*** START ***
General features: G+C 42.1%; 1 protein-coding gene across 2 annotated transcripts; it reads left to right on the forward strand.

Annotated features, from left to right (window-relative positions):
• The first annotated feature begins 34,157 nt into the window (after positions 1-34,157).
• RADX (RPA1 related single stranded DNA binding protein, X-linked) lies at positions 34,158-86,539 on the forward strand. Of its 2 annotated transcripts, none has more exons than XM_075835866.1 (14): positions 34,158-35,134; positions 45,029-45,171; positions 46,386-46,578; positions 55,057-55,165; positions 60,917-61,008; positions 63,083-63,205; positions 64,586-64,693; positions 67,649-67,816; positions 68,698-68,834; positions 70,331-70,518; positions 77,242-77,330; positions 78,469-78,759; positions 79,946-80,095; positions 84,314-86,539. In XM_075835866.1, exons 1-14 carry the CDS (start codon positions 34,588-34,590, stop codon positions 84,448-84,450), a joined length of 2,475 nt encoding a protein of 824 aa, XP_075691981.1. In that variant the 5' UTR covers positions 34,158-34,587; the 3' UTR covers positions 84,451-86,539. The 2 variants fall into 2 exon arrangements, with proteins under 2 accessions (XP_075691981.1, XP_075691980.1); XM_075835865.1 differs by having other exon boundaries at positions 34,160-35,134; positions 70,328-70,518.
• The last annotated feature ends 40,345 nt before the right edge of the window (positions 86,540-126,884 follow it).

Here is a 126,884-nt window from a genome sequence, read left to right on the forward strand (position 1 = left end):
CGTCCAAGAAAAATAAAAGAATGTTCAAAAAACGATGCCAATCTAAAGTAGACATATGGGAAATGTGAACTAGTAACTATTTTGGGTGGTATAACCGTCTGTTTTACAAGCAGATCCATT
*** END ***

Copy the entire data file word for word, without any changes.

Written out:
General features: G+C 42.1%; 1 protein-coding gene across 2 annotated transcripts; it reads left to right on the forward strand.

Annotated features, from left to right (window-relative positions):
• The first annotated feature begins 34,157 nt into the window (after positions 1-34,157).
• RADX (RPA1 related single stranded DNA binding protein, X-linked) lies at positions 34,158-86,539 on the forward strand. Of its 2 annotated transcripts, none has more exons than XM_075835866.1 (14): positions 34,158-35,134; positions 45,029-45,171; positions 46,386-46,578; positions 55,057-55,165; positions 60,917-61,008; positions 63,083-63,205; positions 64,586-64,693; positions 67,649-67,816; positions 68,698-68,834; positions 70,331-70,518; positions 77,242-77,330; positions 78,469-78,759; positions 79,946-80,095; positions 84,314-86,539. In XM_075835866.1, exons 1-14 carry the CDS (start codon positions 34,588-34,590, stop codon positions 84,448-84,450), a joined length of 2,475 nt encoding a protein of 824 aa, XP_075691981.1. In that variant the 5' UTR covers positions 34,158-34,587; the 3' UTR covers positions 84,451-86,539. The 2 variants fall into 2 exon arrangements, with proteins under 2 accessions (XP_075691981.1, XP_075691980.1); XM_075835865.1 differs by having other exon boundaries at positions 34,160-35,134; positions 70,328-70,518.
• The last annotated feature ends 40,345 nt before the right edge of the window (positions 86,540-126,884 follow it).

Here is a 126,884-nt window from a genome sequence, read left to right on the forward strand (position 1 = left end):
CGTCCAAGAAAAATAAAAGAATGTTCAAAAAACGATGCCAATCTAAAGTAGACATATGGGAAATGTGAACTAGTAACTATTTTGGGTGGTATAACCGTCTGTTTTACAAGCAGATCCATT